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Trick or Treat: Why Halloween is Too Sweet to Miss Out On

Christian Sharrow-Blaum • November 1, 2017

Halloween may be all about dressing up, but there is no disguising its popularity. Every year at the end of October, millions of Americans put on wacky costumes and eat copious amounts of candy to celebrate the holiday.

With retailers performing final preparations for the fast-approaching holiday season, Halloween is an easy holiday for brands to forget about: it doesn’t exactly promise the returns of Black Friday or Cyber Monday, and besides, costumes and candy aren’t necessarily ubiquitous in the retail space…right?


A (Not So) Macabre Market

So, what do people spend on Halloween? It might surprise you. According to NRF, 179 million Americans will participate in Halloween festivities this year while spending an estimated $9.1 billion – much higher than last year’s $8.4 billion.

Costumes will make up the largest share of spending, coming in around $3.4 billion, and men will spend on average $20 more than women on their getups. Candy and decorations each make up $2.7 billion of the total, and with the average household spending $86 this year, Halloween is a sneakily active spending holiday.

For retailers to take advantage of the holiday, though, they have to look a bit deeper into 2018’s 179 million shoppers, what they are looking to buy, and why.

Halloween is all about dress-up. From crazy costumes to wacky lawn decorations, the whole holiday revolves around appearances. More than 60% of celebrants don’t begin shopping until October, but over a third actually start in September. This means that shoppers are starting to search for costume inspiration very early.

Now, where do these people search for costume and decoration inspiration? According to NRF, it is truly a cross-channel exercise. Over 35% of shoppers search online for inspiration, and in today’s world of eCommerce, that should come as no surprise. Interestingly enough, though, more than 30% of shoppers draw inspiration from within brick-and-mortar retail stores. These include the pop-up, seasonal Halloween shops, but also other general stores as well.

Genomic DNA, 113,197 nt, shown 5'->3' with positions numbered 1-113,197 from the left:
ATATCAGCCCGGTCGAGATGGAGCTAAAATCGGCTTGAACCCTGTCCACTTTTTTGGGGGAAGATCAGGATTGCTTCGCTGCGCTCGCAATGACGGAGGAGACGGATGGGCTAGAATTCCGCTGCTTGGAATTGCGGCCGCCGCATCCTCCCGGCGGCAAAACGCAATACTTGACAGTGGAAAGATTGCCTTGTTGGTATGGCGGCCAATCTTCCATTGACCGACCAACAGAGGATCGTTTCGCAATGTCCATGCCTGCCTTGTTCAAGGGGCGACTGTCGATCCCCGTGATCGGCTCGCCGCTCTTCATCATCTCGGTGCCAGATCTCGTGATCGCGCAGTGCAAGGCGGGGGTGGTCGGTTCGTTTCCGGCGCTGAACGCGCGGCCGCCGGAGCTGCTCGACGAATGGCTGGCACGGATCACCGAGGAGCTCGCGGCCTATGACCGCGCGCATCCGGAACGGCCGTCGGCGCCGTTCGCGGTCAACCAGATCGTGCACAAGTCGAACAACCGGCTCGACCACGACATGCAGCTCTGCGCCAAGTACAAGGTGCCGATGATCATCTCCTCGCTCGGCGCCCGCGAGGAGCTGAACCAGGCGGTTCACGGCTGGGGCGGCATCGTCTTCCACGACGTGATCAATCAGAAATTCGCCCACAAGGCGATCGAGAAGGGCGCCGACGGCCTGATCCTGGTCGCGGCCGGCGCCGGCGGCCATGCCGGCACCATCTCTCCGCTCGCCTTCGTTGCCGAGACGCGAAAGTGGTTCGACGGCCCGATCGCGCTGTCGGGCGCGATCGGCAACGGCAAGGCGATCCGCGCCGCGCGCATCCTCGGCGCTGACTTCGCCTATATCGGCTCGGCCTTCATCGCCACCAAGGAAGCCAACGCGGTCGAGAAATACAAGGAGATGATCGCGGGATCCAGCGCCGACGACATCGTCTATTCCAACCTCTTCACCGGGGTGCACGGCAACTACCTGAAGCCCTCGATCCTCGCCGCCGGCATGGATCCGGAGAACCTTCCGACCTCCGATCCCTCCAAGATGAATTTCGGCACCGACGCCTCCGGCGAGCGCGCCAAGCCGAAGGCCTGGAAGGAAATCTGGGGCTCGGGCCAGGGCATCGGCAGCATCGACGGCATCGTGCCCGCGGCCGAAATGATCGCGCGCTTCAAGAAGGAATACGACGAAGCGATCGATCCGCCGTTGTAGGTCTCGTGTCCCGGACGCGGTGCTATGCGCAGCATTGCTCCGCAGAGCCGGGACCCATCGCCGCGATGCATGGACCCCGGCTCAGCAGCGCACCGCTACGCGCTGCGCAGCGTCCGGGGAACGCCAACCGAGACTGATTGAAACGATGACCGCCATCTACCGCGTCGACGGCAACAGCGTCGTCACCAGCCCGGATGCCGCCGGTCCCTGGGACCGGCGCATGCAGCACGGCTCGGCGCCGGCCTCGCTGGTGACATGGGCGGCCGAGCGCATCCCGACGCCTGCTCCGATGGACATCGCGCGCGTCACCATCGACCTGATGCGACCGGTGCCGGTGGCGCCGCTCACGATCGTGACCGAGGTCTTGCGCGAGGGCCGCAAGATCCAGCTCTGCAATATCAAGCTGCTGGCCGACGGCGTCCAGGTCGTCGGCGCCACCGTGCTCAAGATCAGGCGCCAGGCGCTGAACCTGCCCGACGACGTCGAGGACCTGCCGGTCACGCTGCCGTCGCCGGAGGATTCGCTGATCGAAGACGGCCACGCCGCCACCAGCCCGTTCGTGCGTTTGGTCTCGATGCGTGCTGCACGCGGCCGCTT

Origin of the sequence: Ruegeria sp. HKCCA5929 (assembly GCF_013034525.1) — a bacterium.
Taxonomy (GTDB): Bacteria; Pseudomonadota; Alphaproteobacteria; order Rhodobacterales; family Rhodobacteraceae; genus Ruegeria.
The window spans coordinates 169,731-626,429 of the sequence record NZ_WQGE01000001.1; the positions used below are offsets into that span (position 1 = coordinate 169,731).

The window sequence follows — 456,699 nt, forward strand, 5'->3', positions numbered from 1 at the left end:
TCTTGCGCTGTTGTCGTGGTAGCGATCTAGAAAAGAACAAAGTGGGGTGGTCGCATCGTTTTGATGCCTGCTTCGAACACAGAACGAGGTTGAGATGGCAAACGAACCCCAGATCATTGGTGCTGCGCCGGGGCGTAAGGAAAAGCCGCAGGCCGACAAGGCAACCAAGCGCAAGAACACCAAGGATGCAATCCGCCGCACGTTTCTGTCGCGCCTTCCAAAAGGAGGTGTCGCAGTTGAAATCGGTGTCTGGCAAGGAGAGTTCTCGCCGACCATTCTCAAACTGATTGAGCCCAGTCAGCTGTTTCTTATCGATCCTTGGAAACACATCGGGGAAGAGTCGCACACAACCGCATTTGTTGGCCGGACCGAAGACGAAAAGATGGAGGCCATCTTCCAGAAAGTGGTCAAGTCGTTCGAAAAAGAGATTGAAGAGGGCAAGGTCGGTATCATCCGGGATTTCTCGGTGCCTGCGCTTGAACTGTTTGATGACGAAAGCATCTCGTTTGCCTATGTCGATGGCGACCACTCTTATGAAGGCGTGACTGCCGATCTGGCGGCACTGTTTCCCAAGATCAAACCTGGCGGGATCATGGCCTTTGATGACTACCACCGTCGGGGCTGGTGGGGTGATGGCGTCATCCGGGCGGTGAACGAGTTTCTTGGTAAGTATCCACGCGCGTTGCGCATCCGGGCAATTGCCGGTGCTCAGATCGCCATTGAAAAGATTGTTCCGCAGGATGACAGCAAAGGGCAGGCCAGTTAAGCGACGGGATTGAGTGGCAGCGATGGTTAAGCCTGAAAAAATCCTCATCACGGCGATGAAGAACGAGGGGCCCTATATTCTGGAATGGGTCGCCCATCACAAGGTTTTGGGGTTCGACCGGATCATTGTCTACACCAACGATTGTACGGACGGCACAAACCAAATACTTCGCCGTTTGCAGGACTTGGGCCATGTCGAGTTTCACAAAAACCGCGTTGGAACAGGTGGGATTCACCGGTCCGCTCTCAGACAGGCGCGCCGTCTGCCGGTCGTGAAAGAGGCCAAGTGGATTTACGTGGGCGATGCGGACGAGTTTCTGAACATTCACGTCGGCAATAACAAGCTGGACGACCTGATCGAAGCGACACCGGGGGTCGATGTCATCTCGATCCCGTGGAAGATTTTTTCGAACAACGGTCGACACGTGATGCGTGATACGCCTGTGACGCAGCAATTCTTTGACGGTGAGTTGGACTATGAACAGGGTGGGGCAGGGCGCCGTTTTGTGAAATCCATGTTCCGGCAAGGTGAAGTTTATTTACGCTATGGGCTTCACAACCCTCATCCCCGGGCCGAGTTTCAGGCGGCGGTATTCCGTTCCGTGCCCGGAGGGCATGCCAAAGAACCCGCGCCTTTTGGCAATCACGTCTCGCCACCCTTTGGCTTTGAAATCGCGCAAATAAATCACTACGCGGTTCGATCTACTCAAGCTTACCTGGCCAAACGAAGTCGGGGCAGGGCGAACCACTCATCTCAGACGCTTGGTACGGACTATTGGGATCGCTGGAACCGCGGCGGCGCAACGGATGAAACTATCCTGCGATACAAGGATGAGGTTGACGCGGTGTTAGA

Social media is quickly becoming a main source of inspiration as well, with Facebook (18.2%), Pinterest (17.9%), YouTube (12.9%), and Instagram (10.4%) all growing rapidly year-over-year.


Candy and Conversion

Shoppers search online for ideas and deals before they step into stores – we’ve known this for years – so smart retailers make sure to get as much Halloween-themed content online as quickly as possible.

This means leveraging the capabilities of your eCommerce platform to generate Halloween content, promotions, and pages, and getting them live in September to best connect your brand to this $9 billion dollar market.

Check out Hotel Chocolat, for example. For a few weeks now, this UK-based luxury chocolatier has been greeting shoppers with bold Halloween-centric homepage content, and a special Halloween page with an assortment of chocolates, kid-friendly gifts, and even the option to build a customized Halloween chocolate box.




Obviously, a chocolatier like Hotel Chocolat is well positioned to take advantage of the holiday’s sweeter side, but a little creativity can go a long way for retailers whose products are more tangentially related to Halloween. Today’s inspired costumes and decorations have many components, and social media has opened up an entirely new world of Halloween inspiration and creativity.

Instagram videos and Pinterest boards are full of costume and decoration how-to’s, and smart businesses use these channels to drive quality traffic to their sites. Taking the social strategy a step further, Pinterest enables retailers to create shoppable “boards,” enabling followers to interact with the content, and if they like it enough, order the components right then and there.

Retailers with physical locations can leverage them to stock seasonal items or set up creation stations to engage customers’ spooky sensibilities. As I said earlier, Halloween is a truly omnichannel holiday – many people still do their research and shopping in-store – meaning retailers must engage with customers across channels as well.

Consumers love Halloween, not just for the candy, but also for the opportunity to create costumes and decorations. With a $9 billion dollar market behind it, Halloween is too sweet a holiday for retailers to miss out on.

Christian Sharrow-Blaum

About the author

Christian Sharrow-Blaum

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